25. Benny And Joon – A beautiful film about love and “difference”.

Any movies I need to add to my list?

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The 5 Surprising Things I Haven’t Missed In Isolation

Cute hamster in tunnel.
Image from Unsplash by Zimbahcat

What’s surprised me most about this virus and its impact on my life is WHAT I HAVEN’T MISSED in isolation. While the 5 O’clock shadow above my lip is evidence of how much my body has missed the minimal amount of upkeep it demands – there’s loads of stuff I thought my happiness depended upon that I haven’t missed of all.

Obviously, I’ve missed certain elements of my life – going to restaurants, weekends away, and trips to the movies, to name a few – but what this virus has gifted me is a window to put into perspective what’s truly important in my life and what isn’t.

Below are 5 surprising things I haven’t missed in isolation:

1. People

FRIENDS, before you rush to Facebook to unfriend me, hear me out. Because I’m not talking about people per se, I’m talking about people I don’t really know that I’m forced to mix with at large social events or in the work environment. You see, one of the chronic sides to my anxiety is my social anxiety, which I’m sure is not that obvious to most people – because I’m a professional at disguising it, AKA an alcoholic – but it’s a problem that explains why a big part of me is loving this excuse not to leave the house right now.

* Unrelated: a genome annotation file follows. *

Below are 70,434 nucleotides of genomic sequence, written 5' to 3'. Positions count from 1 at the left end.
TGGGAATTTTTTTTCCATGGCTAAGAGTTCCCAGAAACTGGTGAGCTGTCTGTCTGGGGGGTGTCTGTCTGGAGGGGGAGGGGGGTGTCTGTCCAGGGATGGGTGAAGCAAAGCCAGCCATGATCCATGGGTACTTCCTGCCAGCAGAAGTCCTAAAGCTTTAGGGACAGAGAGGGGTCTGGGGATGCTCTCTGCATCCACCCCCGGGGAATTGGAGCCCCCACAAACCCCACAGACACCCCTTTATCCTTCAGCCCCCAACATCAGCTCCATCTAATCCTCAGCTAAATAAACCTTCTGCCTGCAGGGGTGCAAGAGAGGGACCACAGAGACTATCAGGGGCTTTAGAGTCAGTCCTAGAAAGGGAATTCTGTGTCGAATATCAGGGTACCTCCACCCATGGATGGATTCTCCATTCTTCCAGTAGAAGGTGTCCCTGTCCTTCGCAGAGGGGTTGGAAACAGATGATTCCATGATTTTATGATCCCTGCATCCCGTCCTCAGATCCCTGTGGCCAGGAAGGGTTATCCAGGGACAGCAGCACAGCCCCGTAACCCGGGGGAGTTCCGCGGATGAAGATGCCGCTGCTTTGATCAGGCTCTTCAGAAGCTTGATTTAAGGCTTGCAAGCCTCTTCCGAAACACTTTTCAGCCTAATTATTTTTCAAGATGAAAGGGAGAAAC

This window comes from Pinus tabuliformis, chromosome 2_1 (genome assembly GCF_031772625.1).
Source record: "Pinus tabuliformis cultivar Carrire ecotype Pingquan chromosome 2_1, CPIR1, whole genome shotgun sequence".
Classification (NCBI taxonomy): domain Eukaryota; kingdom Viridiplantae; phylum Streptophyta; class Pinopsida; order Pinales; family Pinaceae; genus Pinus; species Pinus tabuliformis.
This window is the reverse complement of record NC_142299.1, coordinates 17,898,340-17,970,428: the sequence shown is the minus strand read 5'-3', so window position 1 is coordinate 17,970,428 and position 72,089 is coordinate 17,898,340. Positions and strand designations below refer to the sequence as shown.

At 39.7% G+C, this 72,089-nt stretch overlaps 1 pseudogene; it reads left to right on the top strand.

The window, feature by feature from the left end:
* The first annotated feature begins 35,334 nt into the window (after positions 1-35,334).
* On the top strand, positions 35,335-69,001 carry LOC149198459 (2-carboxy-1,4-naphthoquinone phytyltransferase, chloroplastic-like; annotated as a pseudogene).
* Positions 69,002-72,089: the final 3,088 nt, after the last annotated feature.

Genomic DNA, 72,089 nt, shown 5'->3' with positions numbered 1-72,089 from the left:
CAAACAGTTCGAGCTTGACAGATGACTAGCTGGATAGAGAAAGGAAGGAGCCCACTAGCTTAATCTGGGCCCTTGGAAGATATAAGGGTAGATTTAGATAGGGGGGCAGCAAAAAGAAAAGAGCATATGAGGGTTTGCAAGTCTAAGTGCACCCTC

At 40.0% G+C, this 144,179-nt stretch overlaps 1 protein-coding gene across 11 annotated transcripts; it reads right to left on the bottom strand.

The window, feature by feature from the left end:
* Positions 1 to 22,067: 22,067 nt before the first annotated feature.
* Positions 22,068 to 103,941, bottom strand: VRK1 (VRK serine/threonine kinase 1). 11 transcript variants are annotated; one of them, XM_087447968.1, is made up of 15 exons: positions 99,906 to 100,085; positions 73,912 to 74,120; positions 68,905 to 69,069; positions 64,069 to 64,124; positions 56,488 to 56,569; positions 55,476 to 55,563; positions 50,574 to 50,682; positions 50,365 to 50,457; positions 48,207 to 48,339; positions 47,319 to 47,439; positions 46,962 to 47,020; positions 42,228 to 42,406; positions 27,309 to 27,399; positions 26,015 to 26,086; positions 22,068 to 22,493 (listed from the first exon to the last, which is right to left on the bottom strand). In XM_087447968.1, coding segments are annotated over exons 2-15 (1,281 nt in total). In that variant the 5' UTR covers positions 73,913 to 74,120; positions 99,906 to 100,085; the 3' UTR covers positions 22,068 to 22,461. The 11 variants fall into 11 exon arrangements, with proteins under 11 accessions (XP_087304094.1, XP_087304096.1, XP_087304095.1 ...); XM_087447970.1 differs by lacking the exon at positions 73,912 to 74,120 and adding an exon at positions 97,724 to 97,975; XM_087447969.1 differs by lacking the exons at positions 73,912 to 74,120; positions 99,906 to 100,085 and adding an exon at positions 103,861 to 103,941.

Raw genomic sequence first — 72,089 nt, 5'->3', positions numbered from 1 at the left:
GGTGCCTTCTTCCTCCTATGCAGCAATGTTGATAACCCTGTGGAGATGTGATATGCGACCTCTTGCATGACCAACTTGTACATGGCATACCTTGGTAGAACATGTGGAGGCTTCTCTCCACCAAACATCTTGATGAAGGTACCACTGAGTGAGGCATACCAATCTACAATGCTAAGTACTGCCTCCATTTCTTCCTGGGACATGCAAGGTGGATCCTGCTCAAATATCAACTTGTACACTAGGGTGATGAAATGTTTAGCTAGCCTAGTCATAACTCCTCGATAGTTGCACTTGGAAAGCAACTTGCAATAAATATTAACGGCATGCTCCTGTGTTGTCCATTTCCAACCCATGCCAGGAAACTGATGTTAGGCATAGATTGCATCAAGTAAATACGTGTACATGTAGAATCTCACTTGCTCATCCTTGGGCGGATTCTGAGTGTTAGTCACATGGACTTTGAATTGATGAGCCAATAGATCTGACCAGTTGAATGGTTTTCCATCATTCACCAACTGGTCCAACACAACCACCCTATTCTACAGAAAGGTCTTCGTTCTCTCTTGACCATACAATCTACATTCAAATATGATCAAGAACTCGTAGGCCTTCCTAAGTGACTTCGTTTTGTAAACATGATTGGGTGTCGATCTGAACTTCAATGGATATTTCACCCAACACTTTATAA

Don’t get me wrong, I haven’t become a recluse in isolation whose only source of happiness comes from her dog and bullying her husband – I’ve been working my butt off within the four walls of our home – but I think the extra enthusiasm for work has derived from my contentment at being alone, rather than under the gaze of others.

The work required to socialise is what kills me, i.e. the diplomacy required to fit everyone in and not offend anyone. So while I’ve kept myself busy during this time, I’ve not missed being socially busy and I’ve embraced the extra time and energy to pour into projects I WANT TO DO that I’ve had to put on the back burner in the past.